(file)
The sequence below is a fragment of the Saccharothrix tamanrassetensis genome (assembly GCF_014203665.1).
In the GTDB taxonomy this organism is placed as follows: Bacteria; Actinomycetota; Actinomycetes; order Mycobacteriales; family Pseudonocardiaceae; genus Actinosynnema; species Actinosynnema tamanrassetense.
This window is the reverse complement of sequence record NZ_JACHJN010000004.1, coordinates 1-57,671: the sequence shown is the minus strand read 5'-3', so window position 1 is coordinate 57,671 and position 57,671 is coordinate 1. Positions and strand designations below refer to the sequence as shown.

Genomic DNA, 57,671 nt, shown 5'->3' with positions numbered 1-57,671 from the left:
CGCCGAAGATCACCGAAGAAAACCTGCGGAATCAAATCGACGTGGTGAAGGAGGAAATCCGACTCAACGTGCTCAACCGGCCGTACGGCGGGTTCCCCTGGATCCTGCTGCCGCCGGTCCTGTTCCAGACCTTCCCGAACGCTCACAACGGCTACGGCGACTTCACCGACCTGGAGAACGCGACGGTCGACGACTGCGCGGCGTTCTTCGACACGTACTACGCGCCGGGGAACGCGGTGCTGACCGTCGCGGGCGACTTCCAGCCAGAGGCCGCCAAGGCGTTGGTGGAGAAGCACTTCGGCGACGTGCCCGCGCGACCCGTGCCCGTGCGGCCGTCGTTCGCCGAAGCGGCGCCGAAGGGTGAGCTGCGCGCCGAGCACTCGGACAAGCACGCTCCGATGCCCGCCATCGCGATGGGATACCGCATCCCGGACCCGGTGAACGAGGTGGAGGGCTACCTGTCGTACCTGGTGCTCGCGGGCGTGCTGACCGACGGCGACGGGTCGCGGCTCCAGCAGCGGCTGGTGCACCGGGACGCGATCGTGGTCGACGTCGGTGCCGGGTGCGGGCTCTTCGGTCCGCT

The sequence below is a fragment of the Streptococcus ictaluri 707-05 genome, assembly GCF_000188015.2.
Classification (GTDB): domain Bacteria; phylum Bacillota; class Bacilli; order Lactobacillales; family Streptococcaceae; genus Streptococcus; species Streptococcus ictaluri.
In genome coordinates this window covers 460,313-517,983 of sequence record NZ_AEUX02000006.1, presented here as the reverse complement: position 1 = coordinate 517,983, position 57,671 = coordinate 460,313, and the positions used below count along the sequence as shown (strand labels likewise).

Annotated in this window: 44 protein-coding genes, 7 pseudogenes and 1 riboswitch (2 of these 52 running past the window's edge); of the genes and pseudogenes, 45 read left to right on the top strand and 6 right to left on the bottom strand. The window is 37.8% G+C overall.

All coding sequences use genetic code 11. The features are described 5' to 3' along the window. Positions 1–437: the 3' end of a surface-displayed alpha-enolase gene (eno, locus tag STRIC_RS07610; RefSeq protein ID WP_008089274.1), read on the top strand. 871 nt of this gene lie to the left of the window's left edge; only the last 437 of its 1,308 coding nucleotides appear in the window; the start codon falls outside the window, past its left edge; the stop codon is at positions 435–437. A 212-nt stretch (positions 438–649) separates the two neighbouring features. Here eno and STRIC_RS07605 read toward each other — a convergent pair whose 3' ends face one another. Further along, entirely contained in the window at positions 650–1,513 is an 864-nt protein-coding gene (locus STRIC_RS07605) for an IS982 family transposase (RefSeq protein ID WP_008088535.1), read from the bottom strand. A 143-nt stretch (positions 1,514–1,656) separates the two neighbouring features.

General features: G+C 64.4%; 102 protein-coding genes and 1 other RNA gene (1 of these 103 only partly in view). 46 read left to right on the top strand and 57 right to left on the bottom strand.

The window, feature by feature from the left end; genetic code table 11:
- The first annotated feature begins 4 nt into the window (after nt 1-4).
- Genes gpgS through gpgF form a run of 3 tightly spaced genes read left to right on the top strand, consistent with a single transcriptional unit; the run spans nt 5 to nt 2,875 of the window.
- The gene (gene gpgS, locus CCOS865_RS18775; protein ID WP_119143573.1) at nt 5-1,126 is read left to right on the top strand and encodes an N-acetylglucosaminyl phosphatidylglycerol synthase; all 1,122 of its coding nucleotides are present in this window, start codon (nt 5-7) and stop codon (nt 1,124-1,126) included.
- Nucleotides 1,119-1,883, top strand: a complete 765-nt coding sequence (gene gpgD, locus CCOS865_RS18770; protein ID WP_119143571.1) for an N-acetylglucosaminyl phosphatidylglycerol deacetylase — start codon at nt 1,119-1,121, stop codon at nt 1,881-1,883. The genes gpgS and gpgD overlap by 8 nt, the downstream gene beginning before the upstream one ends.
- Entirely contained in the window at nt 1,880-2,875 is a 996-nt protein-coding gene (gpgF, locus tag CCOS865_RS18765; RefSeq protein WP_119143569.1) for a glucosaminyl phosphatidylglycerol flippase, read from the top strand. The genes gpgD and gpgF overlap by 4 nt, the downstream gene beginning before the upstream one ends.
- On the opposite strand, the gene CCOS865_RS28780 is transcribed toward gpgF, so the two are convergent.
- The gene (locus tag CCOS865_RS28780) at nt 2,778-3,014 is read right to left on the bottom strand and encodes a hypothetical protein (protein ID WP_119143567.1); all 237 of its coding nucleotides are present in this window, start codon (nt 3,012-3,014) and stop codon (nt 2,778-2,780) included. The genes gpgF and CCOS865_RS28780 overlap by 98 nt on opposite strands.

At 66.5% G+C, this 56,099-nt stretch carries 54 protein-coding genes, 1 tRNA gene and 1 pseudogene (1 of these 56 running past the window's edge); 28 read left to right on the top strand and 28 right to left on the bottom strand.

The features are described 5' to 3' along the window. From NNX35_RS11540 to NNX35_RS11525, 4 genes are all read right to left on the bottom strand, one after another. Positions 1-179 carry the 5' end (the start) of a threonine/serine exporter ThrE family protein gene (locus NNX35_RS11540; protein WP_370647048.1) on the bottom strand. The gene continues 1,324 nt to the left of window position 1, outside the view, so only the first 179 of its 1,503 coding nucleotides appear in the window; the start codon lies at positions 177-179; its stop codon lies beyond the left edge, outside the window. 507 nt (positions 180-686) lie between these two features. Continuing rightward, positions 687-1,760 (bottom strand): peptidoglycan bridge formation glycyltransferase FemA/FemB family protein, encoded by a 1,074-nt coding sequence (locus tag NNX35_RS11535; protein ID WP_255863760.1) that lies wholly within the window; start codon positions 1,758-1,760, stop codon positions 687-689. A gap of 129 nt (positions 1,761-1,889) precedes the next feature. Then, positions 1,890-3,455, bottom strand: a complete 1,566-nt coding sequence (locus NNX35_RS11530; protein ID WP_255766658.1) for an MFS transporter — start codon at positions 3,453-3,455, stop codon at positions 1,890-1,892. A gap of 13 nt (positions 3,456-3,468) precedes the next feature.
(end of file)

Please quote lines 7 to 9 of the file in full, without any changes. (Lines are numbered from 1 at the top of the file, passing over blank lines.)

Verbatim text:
Classification (GTDB): domain Bacteria; phylum Bacillota; class Bacilli; order Lactobacillales; family Streptococcaceae; genus Streptococcus; species Streptococcus ictaluri.
In genome coordinates this window covers 460,313-517,983 of sequence record NZ_AEUX02000006.1, presented here as the reverse complement: position 1 = coordinate 517,983, position 57,671 = coordinate 460,313, and the positions used below count along the sequence as shown (strand labels likewise).

Annotated in this window: 44 protein-coding genes, 7 pseudogenes and 1 riboswitch (2 of these 52 running past the window's edge); of the genes and pseudogenes, 45 read left to right on the top strand and 6 right to left on the bottom strand. The window is 37.8% G+C overall.